(b) Election — (1) Time and manner of election. An election under section 59(e) shall only be made by attaching a statement to the taxpayer’s income tax return (or amended return) for the taxable year in which the amortization of the qualified expenditures subject to the section 59(e) begins. A taxpayer must make a separate election for each specific activity or project with respect to which qualified expenditures are paid or incurred. The statement must be filed no later than the date prescribed by law for filing the taxpayer’s original income tax return (including any extensions of time) for the taxable year in which the amortization of the qualified expenditures subject to the section 59(e) begins. Additionally, the statement must include the following information - -

(i) The taxpayer’s name, address, and taxpayer identification number;

(ii) The type and amount, for each activity or project, of qualified expenditures identified in section 59(e)(2) the taxpayer elects to deduct ratably over the applicable period described in section 59(e)(1); and

(iii) A description of each specific activity or project to which the qualified expenditures identified in paragraph (b)(1)(ii) of this section relate.

(2) Elected amount. A taxpayer may make an election under section 59(e) with respect to any portion of any qualified expenditure paid or incurred by the taxpayer in the taxable year to which the election applies. An election under section 59(e) must be for a specific dollar amount and the amount subject to an election under section 59(e) may not be made by reference to a formula.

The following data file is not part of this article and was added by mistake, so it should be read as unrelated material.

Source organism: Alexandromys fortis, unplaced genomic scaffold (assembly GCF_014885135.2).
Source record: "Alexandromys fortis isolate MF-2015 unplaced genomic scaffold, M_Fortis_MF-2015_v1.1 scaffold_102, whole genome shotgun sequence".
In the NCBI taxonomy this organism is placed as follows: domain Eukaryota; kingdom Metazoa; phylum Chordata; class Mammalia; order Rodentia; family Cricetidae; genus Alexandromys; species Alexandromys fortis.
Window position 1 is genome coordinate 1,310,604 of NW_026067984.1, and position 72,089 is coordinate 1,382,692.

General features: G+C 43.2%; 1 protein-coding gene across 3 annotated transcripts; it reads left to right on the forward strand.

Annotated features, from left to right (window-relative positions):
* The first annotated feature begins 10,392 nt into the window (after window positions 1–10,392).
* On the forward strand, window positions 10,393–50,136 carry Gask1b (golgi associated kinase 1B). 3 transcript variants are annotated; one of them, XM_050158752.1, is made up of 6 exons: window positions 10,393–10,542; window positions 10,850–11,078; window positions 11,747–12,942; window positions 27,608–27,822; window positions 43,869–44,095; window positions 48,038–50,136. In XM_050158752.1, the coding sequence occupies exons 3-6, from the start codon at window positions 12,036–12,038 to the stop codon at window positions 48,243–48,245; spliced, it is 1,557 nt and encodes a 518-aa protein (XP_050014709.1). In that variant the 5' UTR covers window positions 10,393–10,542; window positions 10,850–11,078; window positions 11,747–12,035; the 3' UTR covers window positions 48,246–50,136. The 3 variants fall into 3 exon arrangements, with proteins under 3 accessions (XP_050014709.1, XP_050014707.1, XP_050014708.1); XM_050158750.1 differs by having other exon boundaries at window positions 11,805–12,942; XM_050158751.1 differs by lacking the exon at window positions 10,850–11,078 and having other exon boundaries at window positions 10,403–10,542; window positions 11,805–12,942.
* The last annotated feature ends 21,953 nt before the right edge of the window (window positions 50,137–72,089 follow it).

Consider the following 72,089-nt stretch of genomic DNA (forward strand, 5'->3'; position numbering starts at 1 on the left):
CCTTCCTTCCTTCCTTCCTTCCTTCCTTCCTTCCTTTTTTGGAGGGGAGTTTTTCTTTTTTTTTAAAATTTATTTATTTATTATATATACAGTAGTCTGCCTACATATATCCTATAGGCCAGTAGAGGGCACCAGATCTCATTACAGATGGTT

(c) Revocation — (1) In general. An election under section 59(e) may be revoked for any project or activity only with the consent of the Commissioner. Such consent will only be granted in rare and unusual circumstances. The revocation, if granted, will be effective in the first taxable year in which the section 59(e) election was applicable. However, if the period of limitations for the first taxable year the section 59(e) election was applicable has expired, the revocation, if granted, will be effective in the earliest taxable year for which the period of limitations has not expired.

(2) Time and manner for requesting consent. A taxpayer requesting the Commissioner’s consent to revoke a section 59(e) election must submit the request prior to the end of the taxable year the applicable amortization period described in section 59(e)(1) ends. The application for consent to revoke the election must be submitted to the Internal Revenue Service in the form of a letter ruling request.

(3) Information to be provided. A request to revoke a section 59(e) election must contain all of the information necessary to support why the Commissioner’s consent should be granted and must specify the project activity to which the revocation shall apply.

(4) Treatment of unamortized costs. The unamortized balance of the qualified expenditures subject to the revoked section 59(e) election as of the first day of the taxable year the revocation is effective is deductible in the year the revocation is effective (subject to the requirements of any other provision under the Code, regulations, or any other published guidance) and the taxpayer will be required to amend any income tax returns affected by the revocation.

(d) Effective date. These regulations apply to a section 59(e) election made for a taxable year ending, or a request to revoke a section 59(e) election submitted, on or after the date the final regulations are published in the Federal Register.

Mark Matthews,
Deputy Commissioner for
Services and Enforcement
.

Note

(Filed by the Office of the Federal Register on July 19, 2004, 8:45 a.m., and published in the issue of the Federal Register for July 20, 2004, 69 F.R. 43367)

Drafting Information

The principal author of these proposed regulations is Eric B. Lee of the Office of Associate Chief Counsel (Passthroughs and Special Industries). However, other personnel from the IRS and Treasury Department participated in their development.